Briana Briana Taylor Attorney Kentucky Daniel Cameron Kevin Glow Gower
Kentucky AG to release Breonna Taylor grand jury recording

WBBM Afternoon News Update

00:36 sec | 1 d ago

Kentucky AG to release Breonna Taylor grand jury recording

"Grand juror in the Briana Taylor case, is speaking out over emotion to release the record verse proceedings after the grand jury declined to charge any officers directly in her death. The concern is truth and transparency. That's Kevin Glow Gower, the attorney for one of the grand jurors in the case of of the the Black Black Emergency Emergency medical medical worker worker killed killed in in a a botched botched a a drug drug raid raid by by Louisville Louisville police police in in March. March. Look, Look, our our ABS. ABS. My My client client wants wants to to make make sure sure that that anything anything that that happened happened in in there there become become something something of a public knowledge glow, Gower says The grand jury deliberated for what he calls an unprecedented 2.5 days and the people of color were underrepresented on the grand jury, which is not a typical for Kentucky. Alison

Kevin Glow Gower Black Black Emergency Emergenc Louisville Louisville Briana Taylor Alison Kentucky Attorney
AG never asked grand jury to consider homicide charges in Breonna Taylor's killing

10 10 WINS 24 Hour News

00:51 sec | 1 d ago

AG never asked grand jury to consider homicide charges in Breonna Taylor's killing

"Acknowledging tonight that he never recommended homicide charges against any of the police officers involved in the Briana Taylor case, and he has agreed to release the grand jury's deliberations. The move comes after a grand juror suggested that the G May have mis represented to the public. The case that was presented to the panel attorney Kevin Glow, Gower says his client that grand juror wants to make sure the truth gets out grand juror that we represent felt compelled. To take some sort of an action. Based upon the indictment was rendered in the subsequent press conference and messages from the attorney general's office about how everything played out. No police officer who took part in the March 13th raid was charged with the actual shooting death of the 26 year old Mt. A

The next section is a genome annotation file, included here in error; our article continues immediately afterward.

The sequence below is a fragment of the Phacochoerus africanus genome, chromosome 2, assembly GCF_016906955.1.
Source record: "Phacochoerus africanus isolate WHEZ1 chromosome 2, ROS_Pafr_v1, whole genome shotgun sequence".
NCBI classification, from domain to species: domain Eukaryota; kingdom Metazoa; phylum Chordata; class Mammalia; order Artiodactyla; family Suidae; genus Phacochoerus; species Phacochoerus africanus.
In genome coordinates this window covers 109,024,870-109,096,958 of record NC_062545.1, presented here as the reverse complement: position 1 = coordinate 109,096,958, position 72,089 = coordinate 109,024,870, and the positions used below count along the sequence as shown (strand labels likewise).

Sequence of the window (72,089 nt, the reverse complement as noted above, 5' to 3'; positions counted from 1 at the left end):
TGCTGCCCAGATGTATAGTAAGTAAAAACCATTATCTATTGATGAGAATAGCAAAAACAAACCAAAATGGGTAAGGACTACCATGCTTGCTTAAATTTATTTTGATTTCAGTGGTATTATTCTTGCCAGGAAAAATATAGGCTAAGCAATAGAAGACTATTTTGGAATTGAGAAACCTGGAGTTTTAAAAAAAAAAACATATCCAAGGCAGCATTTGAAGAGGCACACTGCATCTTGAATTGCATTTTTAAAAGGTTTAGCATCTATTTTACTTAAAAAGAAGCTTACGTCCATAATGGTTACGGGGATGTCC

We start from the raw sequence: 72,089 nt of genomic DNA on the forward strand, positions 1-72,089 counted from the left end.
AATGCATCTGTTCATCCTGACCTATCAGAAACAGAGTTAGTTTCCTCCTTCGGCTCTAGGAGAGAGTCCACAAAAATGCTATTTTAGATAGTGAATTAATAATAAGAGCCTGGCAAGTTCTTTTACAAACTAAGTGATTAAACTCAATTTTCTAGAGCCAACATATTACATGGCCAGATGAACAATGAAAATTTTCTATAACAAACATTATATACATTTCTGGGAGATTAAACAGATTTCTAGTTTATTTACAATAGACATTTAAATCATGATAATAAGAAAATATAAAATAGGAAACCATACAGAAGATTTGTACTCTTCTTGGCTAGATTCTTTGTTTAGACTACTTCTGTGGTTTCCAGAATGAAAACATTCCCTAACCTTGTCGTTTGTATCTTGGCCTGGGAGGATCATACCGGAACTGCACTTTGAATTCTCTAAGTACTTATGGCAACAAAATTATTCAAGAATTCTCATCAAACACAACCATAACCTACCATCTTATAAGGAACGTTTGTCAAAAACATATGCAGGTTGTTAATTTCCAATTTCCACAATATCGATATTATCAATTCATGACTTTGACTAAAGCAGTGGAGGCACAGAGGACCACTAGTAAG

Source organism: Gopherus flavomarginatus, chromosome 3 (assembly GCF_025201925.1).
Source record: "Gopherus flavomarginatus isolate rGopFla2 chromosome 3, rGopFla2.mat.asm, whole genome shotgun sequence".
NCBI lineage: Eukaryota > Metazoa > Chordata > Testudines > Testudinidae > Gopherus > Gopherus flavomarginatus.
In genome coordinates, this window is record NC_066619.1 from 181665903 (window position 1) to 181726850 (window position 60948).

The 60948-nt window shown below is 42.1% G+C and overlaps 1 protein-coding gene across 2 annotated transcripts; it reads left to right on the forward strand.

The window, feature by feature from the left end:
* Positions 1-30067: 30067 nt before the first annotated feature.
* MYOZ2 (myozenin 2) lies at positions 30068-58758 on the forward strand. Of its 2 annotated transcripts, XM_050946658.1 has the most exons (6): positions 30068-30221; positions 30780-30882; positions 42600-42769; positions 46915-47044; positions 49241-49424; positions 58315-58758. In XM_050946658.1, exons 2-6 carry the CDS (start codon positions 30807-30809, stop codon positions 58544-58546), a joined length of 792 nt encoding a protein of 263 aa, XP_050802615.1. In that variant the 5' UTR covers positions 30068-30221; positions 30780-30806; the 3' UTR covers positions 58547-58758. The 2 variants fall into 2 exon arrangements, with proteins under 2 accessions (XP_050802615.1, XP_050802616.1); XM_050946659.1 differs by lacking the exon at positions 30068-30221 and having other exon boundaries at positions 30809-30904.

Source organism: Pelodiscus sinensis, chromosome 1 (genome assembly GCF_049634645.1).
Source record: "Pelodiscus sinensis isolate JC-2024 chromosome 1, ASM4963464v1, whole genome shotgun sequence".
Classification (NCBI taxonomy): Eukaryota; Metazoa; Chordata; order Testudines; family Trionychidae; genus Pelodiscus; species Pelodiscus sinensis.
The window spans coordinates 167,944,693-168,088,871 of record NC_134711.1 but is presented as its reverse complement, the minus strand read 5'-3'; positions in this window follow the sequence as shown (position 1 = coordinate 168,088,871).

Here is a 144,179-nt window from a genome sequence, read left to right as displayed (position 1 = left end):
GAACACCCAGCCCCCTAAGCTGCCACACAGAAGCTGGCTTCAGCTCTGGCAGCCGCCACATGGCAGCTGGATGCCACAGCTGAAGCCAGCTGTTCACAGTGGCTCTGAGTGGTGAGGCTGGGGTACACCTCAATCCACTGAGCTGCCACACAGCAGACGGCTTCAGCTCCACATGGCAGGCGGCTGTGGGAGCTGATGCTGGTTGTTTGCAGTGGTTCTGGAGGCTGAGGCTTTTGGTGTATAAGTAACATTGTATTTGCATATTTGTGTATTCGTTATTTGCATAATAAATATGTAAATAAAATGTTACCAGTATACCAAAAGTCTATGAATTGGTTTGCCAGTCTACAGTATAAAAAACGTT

Officer Attorney Briana Taylor Kevin Glow MT Gower
Chicago Defense Attorney Develops Board Game To Teach Players About Interacting With Police Officers

KYW 24 Hour News

00:51 sec | 1 d ago

Chicago Defense Attorney Develops Board Game To Teach Players About Interacting With Police Officers

"Players how to interact with police in real life. It's called trials and triumph Police. Preston spoke with the defense attorney who developed the game and the lessons she says no one ever teaches you. The game is the brainchild of Chicago Criminal Defense Attorney April prayer When I created my own game, I was thinking about little black boys. You look like me. But prayer says her seven principles are for everyone. Don't run. Don't reach. Don't resist. Don't write your mouth. But do request an attorney. Refuels all tests and refused consent to search. There are 54 different scenarios that could take place playing the game. The ideas to practice police interactions in a safe setting, and this game is for people ages, 13 and up. 2

Attorney Triumph Police Preston Chicago
Former Atlanta Police Officer Who Choked Former NFL Player Pleads Guilty

On Point with Juandolyn Stokes

00:31 sec | 1 d ago

Former Atlanta Police Officer Who Choked Former NFL Player Pleads Guilty

"Former NFL player does, Moreau says he's finally at peace, knowing the ex cop who choked him will never serve again. The ex officer David Rose pleaded guilty Monday. Morrow's attorney, L. Chris Stewart, reacting to the guilty play. What is even more significant is that he Surrendered his post certification, which is what allows you to be a police officer. We see that as the greatest victory in this entire situation. Moreau sued after the whole thing was caught on video during a traffic stop in Henry County three years ago.